What is interesting in this study is that it used tone information which is processed differently depending on whether one knows a tonal language or not. Thus, the Mandarin word "ma" can mean "mother", "hemp", "horse" or "scold" to listeners of Chinese depending on the tone used whereas the meaning remains the same ("mine") for listeners of French despite the change in tone. In the case of French listeners, it is the right hemisphere's frontal and temporal regions that process acoustic frequency information that are activated when listening to lexical tones, whereas it is the left hemisphere language regions that are activated in Chinese listeners since tones are linguistically relevant in their language.
How did the three groups of participants react to the stimuli they heard? In the monolingual French speakers, only the right hemisphere was activated, more precisely the right temporal regions which process complex, but nonlinguistic, auditory signals. In the bilingual participants, who knew and used both Chinese and French, the largest peaks of activation were in the left hemisphere (left temporal regions) showing thereby that they were using their linguistic knowledge of tones to process what they heard. What about the adoptees who had functionally "lost" their Chinese and had no conscious recollection of it? Their neural patterns matched those of the bilinguals showing thereby that they maintained their early neural representations over time even though they had received no Chinese language for some twelve years! The authors concluded that these representations acquired early in life are indeed present and can be revealed if the right procedure is used.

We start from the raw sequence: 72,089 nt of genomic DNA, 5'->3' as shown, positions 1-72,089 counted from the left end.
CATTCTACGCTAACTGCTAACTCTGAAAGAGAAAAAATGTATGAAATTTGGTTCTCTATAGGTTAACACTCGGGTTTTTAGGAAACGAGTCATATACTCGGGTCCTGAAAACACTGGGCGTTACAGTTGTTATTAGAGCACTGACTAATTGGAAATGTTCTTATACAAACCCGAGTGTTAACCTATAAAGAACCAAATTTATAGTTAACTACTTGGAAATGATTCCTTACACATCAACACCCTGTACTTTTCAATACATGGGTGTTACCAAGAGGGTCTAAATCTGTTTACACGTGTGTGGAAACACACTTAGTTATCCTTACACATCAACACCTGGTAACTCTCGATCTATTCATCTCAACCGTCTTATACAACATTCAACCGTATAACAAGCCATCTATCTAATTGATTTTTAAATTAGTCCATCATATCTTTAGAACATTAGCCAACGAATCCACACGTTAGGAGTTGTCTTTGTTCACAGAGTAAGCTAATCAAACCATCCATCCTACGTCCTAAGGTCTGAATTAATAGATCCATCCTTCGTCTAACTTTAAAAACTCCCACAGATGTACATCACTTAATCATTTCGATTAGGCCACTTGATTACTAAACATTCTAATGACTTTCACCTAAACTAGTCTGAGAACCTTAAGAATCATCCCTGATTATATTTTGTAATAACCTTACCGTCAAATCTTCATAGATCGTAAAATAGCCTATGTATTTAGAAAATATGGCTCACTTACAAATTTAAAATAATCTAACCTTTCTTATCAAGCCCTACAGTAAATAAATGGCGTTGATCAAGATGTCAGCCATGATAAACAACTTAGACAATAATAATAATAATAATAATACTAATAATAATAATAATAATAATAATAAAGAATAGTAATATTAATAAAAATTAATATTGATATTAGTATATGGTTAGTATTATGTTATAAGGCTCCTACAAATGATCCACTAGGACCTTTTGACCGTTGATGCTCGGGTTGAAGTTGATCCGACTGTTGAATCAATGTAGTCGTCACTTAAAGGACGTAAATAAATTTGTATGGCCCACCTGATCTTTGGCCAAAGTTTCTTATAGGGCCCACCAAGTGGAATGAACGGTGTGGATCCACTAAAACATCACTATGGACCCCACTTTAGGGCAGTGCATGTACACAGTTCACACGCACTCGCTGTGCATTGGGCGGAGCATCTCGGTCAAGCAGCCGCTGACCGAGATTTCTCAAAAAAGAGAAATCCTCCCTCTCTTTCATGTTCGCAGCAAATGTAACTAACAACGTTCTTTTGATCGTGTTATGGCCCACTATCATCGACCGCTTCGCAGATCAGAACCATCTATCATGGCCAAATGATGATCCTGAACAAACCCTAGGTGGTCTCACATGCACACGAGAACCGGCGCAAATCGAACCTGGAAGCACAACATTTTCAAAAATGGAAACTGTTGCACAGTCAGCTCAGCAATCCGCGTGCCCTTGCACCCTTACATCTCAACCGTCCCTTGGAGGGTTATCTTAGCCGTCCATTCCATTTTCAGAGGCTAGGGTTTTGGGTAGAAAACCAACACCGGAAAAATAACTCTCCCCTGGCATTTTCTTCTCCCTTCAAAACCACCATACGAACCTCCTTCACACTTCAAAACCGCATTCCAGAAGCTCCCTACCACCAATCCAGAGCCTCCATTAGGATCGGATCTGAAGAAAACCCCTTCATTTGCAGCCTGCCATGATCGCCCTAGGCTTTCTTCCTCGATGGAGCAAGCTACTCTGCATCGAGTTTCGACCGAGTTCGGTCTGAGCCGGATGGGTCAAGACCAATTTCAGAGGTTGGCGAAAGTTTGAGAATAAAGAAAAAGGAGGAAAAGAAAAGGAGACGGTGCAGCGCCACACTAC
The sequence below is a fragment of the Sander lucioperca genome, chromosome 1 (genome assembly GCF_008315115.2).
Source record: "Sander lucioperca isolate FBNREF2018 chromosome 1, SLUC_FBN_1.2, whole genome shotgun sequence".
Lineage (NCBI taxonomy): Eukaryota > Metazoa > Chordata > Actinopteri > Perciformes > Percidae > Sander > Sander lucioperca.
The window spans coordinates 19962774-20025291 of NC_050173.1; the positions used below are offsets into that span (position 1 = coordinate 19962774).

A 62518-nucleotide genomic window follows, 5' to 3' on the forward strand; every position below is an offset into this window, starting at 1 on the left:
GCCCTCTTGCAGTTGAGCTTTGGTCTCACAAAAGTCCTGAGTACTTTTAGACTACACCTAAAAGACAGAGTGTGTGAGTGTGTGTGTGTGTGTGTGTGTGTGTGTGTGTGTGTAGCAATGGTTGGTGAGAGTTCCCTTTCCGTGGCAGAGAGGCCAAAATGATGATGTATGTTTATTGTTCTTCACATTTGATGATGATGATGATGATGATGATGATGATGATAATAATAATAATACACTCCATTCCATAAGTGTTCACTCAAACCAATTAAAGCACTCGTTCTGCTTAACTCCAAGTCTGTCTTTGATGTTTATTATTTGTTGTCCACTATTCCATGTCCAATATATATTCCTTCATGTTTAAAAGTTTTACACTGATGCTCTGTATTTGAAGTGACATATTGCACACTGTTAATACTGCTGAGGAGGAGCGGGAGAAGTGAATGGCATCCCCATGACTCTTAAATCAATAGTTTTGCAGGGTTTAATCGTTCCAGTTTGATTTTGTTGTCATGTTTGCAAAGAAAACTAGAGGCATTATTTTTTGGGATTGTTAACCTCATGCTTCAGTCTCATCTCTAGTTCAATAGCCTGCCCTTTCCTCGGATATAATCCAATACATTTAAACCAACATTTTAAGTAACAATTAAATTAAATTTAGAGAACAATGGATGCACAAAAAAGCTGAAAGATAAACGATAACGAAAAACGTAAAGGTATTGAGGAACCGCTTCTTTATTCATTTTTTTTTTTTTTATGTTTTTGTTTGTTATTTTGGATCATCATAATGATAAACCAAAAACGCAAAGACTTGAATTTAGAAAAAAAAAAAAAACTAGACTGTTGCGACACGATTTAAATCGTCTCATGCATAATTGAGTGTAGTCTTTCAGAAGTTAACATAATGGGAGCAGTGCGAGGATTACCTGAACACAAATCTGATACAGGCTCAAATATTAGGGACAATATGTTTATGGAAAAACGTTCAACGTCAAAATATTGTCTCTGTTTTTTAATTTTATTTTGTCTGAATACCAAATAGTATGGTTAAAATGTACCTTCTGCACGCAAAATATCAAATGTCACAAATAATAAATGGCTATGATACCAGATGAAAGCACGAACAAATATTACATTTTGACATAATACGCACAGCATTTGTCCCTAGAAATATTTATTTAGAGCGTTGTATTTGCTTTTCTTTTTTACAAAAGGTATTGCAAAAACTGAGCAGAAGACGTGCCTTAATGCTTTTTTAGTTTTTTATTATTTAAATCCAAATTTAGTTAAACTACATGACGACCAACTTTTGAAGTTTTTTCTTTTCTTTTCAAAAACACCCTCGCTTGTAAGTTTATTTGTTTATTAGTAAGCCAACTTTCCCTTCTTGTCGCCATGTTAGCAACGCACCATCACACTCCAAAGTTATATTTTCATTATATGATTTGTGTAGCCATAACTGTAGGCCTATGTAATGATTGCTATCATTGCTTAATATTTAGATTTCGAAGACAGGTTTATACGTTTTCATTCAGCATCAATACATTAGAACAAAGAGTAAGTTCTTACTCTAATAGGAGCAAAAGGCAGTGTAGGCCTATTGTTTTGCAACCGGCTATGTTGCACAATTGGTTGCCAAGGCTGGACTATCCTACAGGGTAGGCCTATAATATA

Of course, as more research is conducted in this domain, the story will become more complicated. Others factors will be taken into account and some may be found to have some importance. For example, the Canadian researchers found that the children who were adopted at later ages showed more activation in a part of the left hemisphere, the planum temporale, than those who were adopted earlier. So the amount of input that a language received before being forgotten will probably play a role. Other questions will be asked such as what exactly was acquired linguistically before attrition occurred, how sensitive is the research task used, and is perception restored more quickly than production? To these should be added factors that concern the type of reexposure needed to "reawaken" a language and how long it should last.
This said, the answer to the question in the title of this post, "Can a first language be totally forgotten?", now seems to be clearer than ever before: No, not totally!
Lara J. Pierce, Denise Klein, Jen-Kai Chen, Audrey Delcenserie & Fred Genesee (2014). Mapping the unconscious maintenance of a lost first language. Proceedings of the National Academy of Science (PNAS), doi: 10.1073/pnas.1409411111